Tennessee governor officially unveils statewide Internet filtering

Monday, November 16, 1998

NASHVILLE, Tenn. — Tennessee is the first state to provide protection from pornography for all of its public schools, Gov. Don Sundquist told members of the Tennessee School Boards Association this morning in Nashville.

Sundquist said the state had “forged a public/private partnership” called ConnectTen with the Nashville-based company Education Networks of America (ENA) to ensure safe Internet access for all public school students.

ENA, the state's contracted provider of Internet access for K-12 public school students, uses centralized filtering software developed by N2H2 Inc., a Seattle-based company. The filtering system, Bess, works on a central server rather than requiring installation on individual computers.

“This filtering system is a sensitive safeguard for our schools while at the same time being respectful of First Amendment rights and freedoms,” Sundquist said.

The governor said the system takes into account First Amendment concerns by allowing:

  • Individual school boards to decide whether to use the N2H2 filtering software.
  • Local school boards to purchase a customized filter for their schools.
  • Teachers to remove the blocking software from a particular computer when necessary.
  • Individual users to request a review electronically of whether a certain Web site should be blocked or not.

Vice President Al Gore, a Tennessee native, made videotaped remarks congratulating the state on “becoming the very first … in the entire Union to make cyberspace a safe place for all of our children in school.”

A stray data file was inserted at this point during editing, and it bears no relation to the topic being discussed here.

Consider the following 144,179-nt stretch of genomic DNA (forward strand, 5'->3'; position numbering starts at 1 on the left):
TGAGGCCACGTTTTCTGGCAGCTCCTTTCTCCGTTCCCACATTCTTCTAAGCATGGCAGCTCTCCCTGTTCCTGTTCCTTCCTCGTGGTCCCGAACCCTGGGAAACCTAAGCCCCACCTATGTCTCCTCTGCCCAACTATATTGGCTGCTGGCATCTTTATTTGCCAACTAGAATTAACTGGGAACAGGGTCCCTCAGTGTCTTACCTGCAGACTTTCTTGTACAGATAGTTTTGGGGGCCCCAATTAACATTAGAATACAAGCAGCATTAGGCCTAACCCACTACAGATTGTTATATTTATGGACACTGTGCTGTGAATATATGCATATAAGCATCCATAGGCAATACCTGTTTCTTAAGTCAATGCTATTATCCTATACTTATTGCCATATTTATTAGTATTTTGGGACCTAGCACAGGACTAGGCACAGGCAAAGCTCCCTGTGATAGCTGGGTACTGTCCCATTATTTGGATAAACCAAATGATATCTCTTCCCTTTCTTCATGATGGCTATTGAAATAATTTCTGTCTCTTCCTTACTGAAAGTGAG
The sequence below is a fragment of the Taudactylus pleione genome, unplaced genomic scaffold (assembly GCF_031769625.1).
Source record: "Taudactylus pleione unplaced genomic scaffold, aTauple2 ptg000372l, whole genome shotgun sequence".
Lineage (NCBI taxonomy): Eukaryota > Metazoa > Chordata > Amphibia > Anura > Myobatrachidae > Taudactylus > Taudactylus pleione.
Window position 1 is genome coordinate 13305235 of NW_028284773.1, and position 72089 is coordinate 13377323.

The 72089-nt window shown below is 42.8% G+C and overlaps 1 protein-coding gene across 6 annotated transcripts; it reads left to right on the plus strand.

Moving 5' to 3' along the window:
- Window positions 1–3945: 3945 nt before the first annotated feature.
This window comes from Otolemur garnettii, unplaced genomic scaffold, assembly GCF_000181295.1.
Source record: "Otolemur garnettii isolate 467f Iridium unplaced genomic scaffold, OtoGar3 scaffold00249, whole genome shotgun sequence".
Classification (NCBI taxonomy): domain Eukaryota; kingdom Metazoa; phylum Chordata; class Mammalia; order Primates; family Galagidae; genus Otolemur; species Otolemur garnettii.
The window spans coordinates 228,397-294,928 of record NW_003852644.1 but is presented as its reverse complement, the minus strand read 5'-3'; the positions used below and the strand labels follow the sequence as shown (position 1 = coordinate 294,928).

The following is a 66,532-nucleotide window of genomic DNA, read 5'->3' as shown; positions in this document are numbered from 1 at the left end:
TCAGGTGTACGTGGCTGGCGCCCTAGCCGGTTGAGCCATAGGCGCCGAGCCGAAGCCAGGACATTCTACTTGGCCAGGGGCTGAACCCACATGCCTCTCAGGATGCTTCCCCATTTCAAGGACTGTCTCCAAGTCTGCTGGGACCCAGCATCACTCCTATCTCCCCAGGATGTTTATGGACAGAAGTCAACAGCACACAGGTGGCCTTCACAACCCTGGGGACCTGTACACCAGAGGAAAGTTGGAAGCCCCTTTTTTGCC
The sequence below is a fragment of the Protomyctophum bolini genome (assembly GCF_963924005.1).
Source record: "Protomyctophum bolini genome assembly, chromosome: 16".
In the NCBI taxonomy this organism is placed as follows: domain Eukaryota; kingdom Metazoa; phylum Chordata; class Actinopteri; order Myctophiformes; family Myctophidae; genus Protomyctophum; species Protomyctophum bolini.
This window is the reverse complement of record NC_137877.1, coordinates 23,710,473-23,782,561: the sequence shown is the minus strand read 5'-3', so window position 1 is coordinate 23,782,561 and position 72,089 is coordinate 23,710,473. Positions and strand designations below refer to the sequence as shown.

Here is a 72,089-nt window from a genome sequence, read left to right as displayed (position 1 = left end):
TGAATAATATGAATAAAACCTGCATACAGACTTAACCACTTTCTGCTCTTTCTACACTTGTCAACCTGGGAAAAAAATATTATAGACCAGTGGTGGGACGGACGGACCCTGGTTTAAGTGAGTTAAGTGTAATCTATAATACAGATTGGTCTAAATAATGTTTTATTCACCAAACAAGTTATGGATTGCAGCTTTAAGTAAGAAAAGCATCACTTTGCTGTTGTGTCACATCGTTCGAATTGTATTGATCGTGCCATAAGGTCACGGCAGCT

“Now children in every public K-12 school in Tennessee can have access to the Internet's vast universe of knowledge, while being protected from inappropriate content,” Gore said.

Following the governor's remarks, ENA conducted a press conference to discuss Bess and the 15 categories of material which the system will filter out in Tennessee schools, including: adults only, hate/discrimination, illegal, pornographic materials, sex, violence, chat, drugs, gambling, tasteless/gross, profanity, lingerie, nudity, school cheating information, and suicide/murder.

Al Ganier and Peter Nickerson, CEOs of ENA and N2H2 respectively, said they believe in civil liberties and the First Amendment.

“But unfettered, rampant access to the Internet will lead to children being thrown off the information superhighway,” Ganier said.

“The hallmark of this filtering system is flexibility,” said Nickerson, noting that there is undeniably inappropriate material on the Internet and that is why his company has one million pages of blocked sites in its database.

“We don't block sites (based) just on keyword searches; we actually have a review team of approximately 45 people, including parents and educators, look at potentially objectionable sites,” Nickerson.

Nickerson said that N2H2 has thus far received about 30-50 requests each day from teachers, students and parents in Tennessee to review blocked sites.

“We receive about 1,000 requests a day from people nationwide,” he said. “We do have some legitimate requests and some that are borderline, but we take those very seriously.”

Paul Van Hoesen, chief technology officer for ENA, said that this is “an ongoing process” that is sensitive to individual requests. “That is why we have the option of locally controlled filters and provide passwords to each school district,” he said.

Van Hoesen said one legitimate request that ENA decided to honor was to unlock a Web site that was used extensively as a translation tool by foreign students in the state. The site was originally blocked because it was accessible only from a chat site, one of the 15 categories that ENA has asked be blocked in Tennessee.

“The filtering software and ENA have no political agenda on blocking certain information. We want students to have access to information,” he said.